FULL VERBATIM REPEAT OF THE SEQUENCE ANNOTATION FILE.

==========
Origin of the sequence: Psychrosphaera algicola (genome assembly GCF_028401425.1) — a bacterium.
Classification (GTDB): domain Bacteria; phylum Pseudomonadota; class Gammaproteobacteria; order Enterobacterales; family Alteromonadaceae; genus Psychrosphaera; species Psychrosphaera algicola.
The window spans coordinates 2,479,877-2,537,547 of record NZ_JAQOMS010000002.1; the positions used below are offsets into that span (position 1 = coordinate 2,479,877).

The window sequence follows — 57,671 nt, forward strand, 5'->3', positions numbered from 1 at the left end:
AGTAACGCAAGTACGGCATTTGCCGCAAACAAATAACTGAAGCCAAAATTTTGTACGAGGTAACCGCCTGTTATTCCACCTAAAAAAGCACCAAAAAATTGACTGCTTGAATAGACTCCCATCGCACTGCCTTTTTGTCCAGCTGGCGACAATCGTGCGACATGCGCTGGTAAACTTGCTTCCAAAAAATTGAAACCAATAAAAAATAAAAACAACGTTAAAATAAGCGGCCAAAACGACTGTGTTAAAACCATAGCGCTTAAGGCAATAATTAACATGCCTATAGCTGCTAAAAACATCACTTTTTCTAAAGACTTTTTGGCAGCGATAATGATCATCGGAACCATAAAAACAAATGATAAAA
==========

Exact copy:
Origin of the sequence: Psychrosphaera algicola (genome assembly GCF_028401425.1) — a bacterium.
Classification (GTDB): domain Bacteria; phylum Pseudomonadota; class Gammaproteobacteria; order Enterobacterales; family Alteromonadaceae; genus Psychrosphaera; species Psychrosphaera algicola.
The window spans coordinates 2,479,877-2,537,547 of record NZ_JAQOMS010000002.1; the positions used below are offsets into that span (position 1 = coordinate 2,479,877).

The window sequence follows — 57,671 nt, forward strand, 5'->3', positions numbered from 1 at the left end:
AGTAACGCAAGTACGGCATTTGCCGCAAACAAATAACTGAAGCCAAAATTTTGTACGAGGTAACCGCCTGTTATTCCACCTAAAAAAGCACCAAAAAATTGACTGCTTGAATAGACTCCCATCGCACTGCCTTTTTGTCCAGCTGGCGACAATCGTGCGACATGCGCTGGTAAACTTGCTTCCAAAAAATTGAAACCAATAAAAAATAAAAACAACGTTAAAATAAGCGGCCAAAACGACTGTGTTAAAACCATAGCGCTTAAGGCAATAATTAACATGCCTATAGCTGCTAAAAACATCACTTTTTCTAAAGACTTTTTGGCAGCGATAATGATCATCGGAACCATAAAAACAAATGATAAAA